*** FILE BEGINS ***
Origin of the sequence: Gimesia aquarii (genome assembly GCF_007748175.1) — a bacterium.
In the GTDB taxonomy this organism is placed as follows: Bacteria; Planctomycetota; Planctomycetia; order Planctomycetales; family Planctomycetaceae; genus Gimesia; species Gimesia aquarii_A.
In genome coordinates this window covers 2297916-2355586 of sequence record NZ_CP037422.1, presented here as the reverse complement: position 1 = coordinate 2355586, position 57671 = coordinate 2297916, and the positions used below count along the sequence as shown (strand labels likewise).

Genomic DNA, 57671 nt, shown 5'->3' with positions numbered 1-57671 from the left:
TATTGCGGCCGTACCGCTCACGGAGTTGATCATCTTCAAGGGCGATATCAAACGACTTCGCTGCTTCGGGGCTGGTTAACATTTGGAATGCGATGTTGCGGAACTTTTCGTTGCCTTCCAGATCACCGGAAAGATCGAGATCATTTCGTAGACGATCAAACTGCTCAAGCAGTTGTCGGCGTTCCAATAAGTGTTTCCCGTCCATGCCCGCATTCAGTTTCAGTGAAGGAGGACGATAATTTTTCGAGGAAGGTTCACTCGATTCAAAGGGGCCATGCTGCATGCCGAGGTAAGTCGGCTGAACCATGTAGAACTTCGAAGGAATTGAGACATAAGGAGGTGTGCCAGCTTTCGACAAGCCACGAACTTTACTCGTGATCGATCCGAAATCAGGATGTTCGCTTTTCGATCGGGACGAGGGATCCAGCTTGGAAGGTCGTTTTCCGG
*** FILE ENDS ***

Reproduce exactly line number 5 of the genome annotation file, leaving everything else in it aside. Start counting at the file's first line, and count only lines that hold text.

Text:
TATTGCGGCCGTACCGCTCACGGAGTTGATCATCTTCAAGGGCGATATCAAACGACTTCGCTGCTTCGGGGCTGGTTAACATTTGGAATGCGATGTTGCGGAACTTTTCGTTGCCTTCCAGATCACCGGAAAGATCGAGATCATTTCGTAGACGATCAAACTGCTCAAGCAGTTGTCGGCGTTCCAATAAGTGTTTCCCGTCCATGCCCGCATTCAGTTTCAGTGAAGGAGGACGATAATTTTTCGAGGAAGGTTCACTCGATTCAAAGGGGCCATGCTGCATGCCGAGGTAAGTCGGCTGAACCATGTAGAACTTCGAAGGAATTGAGACATAAGGAGGTGTGCCAGCTTTCGACAAGCCACGAACTTTACTCGTGATCGATCCGAAATCAGGATGTTCGCTTTTCGATCGGGACGAGGGATCCAGCTTGGAAGGTCGTTTTCCGG